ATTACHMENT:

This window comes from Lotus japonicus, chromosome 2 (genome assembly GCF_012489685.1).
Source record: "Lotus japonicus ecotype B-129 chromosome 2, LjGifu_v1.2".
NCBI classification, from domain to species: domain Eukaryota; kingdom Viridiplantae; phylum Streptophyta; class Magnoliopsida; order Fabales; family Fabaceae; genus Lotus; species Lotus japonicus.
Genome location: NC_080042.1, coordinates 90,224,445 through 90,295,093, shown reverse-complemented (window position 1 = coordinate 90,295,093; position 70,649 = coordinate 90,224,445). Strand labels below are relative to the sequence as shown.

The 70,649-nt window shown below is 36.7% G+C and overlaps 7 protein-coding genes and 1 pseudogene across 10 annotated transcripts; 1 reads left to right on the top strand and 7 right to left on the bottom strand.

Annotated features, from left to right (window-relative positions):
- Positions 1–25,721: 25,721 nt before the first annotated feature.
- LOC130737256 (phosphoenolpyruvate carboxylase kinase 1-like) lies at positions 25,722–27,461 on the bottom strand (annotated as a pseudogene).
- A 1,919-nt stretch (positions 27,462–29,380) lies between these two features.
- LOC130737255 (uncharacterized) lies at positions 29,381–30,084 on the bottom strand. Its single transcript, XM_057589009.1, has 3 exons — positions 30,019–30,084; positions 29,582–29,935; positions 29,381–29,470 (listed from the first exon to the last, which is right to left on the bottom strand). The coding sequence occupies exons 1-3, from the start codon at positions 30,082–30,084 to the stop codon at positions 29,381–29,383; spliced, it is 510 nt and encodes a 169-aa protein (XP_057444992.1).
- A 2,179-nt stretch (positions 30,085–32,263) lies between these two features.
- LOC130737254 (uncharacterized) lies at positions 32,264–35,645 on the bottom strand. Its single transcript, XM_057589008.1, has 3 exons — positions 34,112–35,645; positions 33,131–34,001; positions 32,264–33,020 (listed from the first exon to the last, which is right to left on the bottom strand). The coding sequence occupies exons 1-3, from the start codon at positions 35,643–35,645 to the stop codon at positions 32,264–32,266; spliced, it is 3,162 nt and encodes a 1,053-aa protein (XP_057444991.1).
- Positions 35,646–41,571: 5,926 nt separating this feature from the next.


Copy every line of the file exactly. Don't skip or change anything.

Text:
This window comes from Lotus japonicus, chromosome 2 (genome assembly GCF_012489685.1).
Source record: "Lotus japonicus ecotype B-129 chromosome 2, LjGifu_v1.2".
NCBI classification, from domain to species: domain Eukaryota; kingdom Viridiplantae; phylum Streptophyta; class Magnoliopsida; order Fabales; family Fabaceae; genus Lotus; species Lotus japonicus.
Genome location: NC_080042.1, coordinates 90,224,445 through 90,295,093, shown reverse-complemented (window position 1 = coordinate 90,295,093; position 70,649 = coordinate 90,224,445). Strand labels below are relative to the sequence as shown.

The 70,649-nt window shown below is 36.7% G+C and overlaps 7 protein-coding genes and 1 pseudogene across 10 annotated transcripts; 1 reads left to right on the top strand and 7 right to left on the bottom strand.

Annotated features, from left to right (window-relative positions):
- Positions 1–25,721: 25,721 nt before the first annotated feature.
- LOC130737256 (phosphoenolpyruvate carboxylase kinase 1-like) lies at positions 25,722–27,461 on the bottom strand (annotated as a pseudogene).
- A 1,919-nt stretch (positions 27,462–29,380) lies between these two features.
- LOC130737255 (uncharacterized) lies at positions 29,381–30,084 on the bottom strand. Its single transcript, XM_057589009.1, has 3 exons — positions 30,019–30,084; positions 29,582–29,935; positions 29,381–29,470 (listed from the first exon to the last, which is right to left on the bottom strand). The coding sequence occupies exons 1-3, from the start codon at positions 30,082–30,084 to the stop codon at positions 29,381–29,383; spliced, it is 510 nt and encodes a 169-aa protein (XP_057444992.1).
- A 2,179-nt stretch (positions 30,085–32,263) lies between these two features.
- LOC130737254 (uncharacterized) lies at positions 32,264–35,645 on the bottom strand. Its single transcript, XM_057589008.1, has 3 exons — positions 34,112–35,645; positions 33,131–34,001; positions 32,264–33,020 (listed from the first exon to the last, which is right to left on the bottom strand). The coding sequence occupies exons 1-3, from the start codon at positions 35,643–35,645 to the stop codon at positions 32,264–32,266; spliced, it is 3,162 nt and encodes a 1,053-aa protein (XP_057444991.1).
- Positions 35,646–41,571: 5,926 nt separating this feature from the next.